Yesterday, Jews around the world mourned for the destruction of both the First and Second Temples during Tisha B’Av, as well as many other tragedies that have occurred on this day. During this time in the Jewish calendar, Jews fast, pray, and participate in spiritual reflection.
While for decades, Jews have relied on historical accounts and scripture to explain why both the temples were destroyed, archaeologists have recently discovered artifacts that will shed more light on this ancient story.
For nearly two thousand years, Jews have mourned the destruction of the Temples. They have traditionally relied on the account of the First Temple's destruction as told in the Bible and the external accounts for the destruction of the Second Temple—but over the past decade, archaeological findings supporting the Jewish canon have been adding evidence.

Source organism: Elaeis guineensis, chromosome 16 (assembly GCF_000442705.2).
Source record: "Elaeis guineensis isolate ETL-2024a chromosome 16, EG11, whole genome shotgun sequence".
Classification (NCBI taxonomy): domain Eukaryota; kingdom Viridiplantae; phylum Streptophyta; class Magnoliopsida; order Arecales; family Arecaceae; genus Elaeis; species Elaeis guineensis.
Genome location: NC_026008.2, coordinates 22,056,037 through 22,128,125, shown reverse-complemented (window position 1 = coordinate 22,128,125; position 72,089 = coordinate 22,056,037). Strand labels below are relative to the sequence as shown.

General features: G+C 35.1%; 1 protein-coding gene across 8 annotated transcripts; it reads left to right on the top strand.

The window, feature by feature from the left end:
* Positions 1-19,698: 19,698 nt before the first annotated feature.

Prof. Aren Maeir, an expert on the First-Temple period from Bar Ilan University's Department of Land of Israel Studies and Archaeology, "From a chronological historical standpoint, we're talking about the year 586 BCE, when Jerusalem was destroyed. There are accounts of the siege on Jerusalem. In the Jewish Quarter, there's a tower that's an Israelite fortification on which you can actually see the arrowheads that the Babylonians shot at the Kingdom of Judea and that soldiers of the Judean Kingdom fired back. There's a difference between the Babylonian arrow and the Judean arrow.
Remnants have also been found in excavations in the City of David, layers that date to the eve of the destruction. Throughout the Kingdom of Judea at the end of the Iron Age before the destruction of Jerusalem, we have evidence of more than a few other sites that have the layer from the destruction.